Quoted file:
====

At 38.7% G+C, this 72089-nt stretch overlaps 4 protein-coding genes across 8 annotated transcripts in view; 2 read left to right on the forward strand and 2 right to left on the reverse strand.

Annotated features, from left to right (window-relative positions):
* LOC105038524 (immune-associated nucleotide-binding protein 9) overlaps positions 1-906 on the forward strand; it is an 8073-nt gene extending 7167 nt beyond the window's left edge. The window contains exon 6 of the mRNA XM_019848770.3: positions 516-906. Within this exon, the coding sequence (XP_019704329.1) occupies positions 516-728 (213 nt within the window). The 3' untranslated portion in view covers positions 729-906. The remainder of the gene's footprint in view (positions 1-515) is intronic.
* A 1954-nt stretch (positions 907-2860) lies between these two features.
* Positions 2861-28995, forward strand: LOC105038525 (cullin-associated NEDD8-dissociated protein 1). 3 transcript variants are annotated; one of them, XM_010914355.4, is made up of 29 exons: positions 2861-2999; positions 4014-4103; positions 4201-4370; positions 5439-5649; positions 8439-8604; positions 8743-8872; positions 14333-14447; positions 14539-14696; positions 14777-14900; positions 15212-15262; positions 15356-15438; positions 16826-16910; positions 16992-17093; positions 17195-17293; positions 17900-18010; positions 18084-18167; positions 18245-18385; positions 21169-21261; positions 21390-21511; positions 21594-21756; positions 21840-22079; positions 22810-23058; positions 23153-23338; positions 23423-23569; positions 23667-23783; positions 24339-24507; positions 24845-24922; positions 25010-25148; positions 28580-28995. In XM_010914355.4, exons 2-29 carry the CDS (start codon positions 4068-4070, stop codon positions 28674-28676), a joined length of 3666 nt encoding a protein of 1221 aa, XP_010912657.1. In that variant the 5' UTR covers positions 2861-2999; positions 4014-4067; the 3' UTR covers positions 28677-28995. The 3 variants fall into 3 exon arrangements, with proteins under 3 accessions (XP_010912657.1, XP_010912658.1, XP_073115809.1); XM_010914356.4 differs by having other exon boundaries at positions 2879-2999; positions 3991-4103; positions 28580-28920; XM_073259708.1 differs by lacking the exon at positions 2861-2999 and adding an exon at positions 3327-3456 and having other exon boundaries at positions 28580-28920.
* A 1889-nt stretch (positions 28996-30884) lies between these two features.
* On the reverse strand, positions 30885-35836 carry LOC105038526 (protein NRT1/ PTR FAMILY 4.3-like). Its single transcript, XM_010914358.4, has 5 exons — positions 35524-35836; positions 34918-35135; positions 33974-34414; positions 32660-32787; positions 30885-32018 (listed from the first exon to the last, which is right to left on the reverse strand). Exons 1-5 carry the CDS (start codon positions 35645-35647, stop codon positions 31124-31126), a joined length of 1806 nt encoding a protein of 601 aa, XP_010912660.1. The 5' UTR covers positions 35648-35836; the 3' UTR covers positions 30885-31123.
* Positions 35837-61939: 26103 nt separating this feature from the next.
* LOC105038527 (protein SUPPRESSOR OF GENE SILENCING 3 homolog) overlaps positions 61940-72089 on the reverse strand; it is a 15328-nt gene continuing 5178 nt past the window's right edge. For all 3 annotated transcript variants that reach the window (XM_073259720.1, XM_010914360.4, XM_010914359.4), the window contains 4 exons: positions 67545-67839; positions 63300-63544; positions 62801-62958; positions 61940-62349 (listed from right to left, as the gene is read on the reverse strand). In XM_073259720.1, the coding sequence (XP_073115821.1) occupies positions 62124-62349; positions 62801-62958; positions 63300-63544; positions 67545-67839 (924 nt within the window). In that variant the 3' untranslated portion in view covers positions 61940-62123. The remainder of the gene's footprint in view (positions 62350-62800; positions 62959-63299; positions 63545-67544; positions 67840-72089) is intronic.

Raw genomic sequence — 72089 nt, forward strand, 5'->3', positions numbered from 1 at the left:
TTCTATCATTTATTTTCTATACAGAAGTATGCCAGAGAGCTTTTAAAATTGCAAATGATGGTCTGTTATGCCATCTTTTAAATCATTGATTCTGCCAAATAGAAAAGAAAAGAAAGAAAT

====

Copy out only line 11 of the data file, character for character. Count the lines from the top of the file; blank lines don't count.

TTCTATCATTTATTTTCTATACAGAAGTATGCCAGAGAGCTTTTAAAATTGCAAATGATGGTCTGTTATGCCATCTTTTAAATCATTGATTCTGCCAAATAGAAAAGAAAAGAAAGAAAT